Monday, September 17, 2012

Train hard to run hard

I read last week that if you are going to train, train hard.  Don’t just train moderately. Train like you mean it.  The article mentioned that most of us will think that we are going out for a “hard” run, but when we start to get fatigued, we back off – I know that I’ve been there.  Ok, we’re still getting our exercise in, and yes, we are probably doing more than the majority of the population, but if you are training, make it count.  And when it’s “hard” is when its beginning to count.

So I did yesterday’s 4M run with the intent of running hard, but smart, and with the goal of doing the last mile as consistently fast as I could.  What would I experience, what line would I cross – if any…

it was an interesting experience for me – so much so that I’m going to try to articulate it here.

At a minimum, I was curious as to what would happen and how I would feel.  My goal was to start as I always do, slow and steady to get loosened up and in a groove, then move it up to a nice cruising pace, and then finish the last mile as hard as I could, with the emphasis on not giving up during that last mile.  I was thinking that I would do my first mile at a 10m/m pace, miles 2 & 3 at around a 9m/m pace, and then my last mile would be somewhere around 8-something.   I wound up doing 9:58, 9:12, 8:05, 7:11.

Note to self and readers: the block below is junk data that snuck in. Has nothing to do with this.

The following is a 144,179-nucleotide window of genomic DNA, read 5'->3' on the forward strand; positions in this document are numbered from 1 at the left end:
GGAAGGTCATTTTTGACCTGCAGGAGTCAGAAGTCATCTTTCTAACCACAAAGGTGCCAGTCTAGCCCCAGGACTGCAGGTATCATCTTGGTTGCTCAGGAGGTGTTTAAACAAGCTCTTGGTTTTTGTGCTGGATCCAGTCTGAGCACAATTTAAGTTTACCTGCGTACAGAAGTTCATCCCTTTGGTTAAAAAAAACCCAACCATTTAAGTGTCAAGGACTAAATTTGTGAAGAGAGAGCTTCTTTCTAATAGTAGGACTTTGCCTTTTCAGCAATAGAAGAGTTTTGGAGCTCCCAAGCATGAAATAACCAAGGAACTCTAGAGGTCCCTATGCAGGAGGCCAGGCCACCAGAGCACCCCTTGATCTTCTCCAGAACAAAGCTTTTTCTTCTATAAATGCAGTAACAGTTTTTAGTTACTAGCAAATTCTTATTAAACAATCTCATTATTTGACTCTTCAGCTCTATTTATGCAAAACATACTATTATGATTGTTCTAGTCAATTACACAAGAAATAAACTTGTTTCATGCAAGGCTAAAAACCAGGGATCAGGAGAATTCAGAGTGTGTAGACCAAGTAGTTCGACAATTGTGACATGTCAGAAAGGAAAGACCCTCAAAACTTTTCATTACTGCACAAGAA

The temperature and weather were perfect for having a good run – mid 50’s, slight breeze, and sunny.  A beautiful morning.  For fuel prior to the run I had some peanut butter on toast with a coffee chaser.  I took the time to stretch and loosen up.   Music queued up.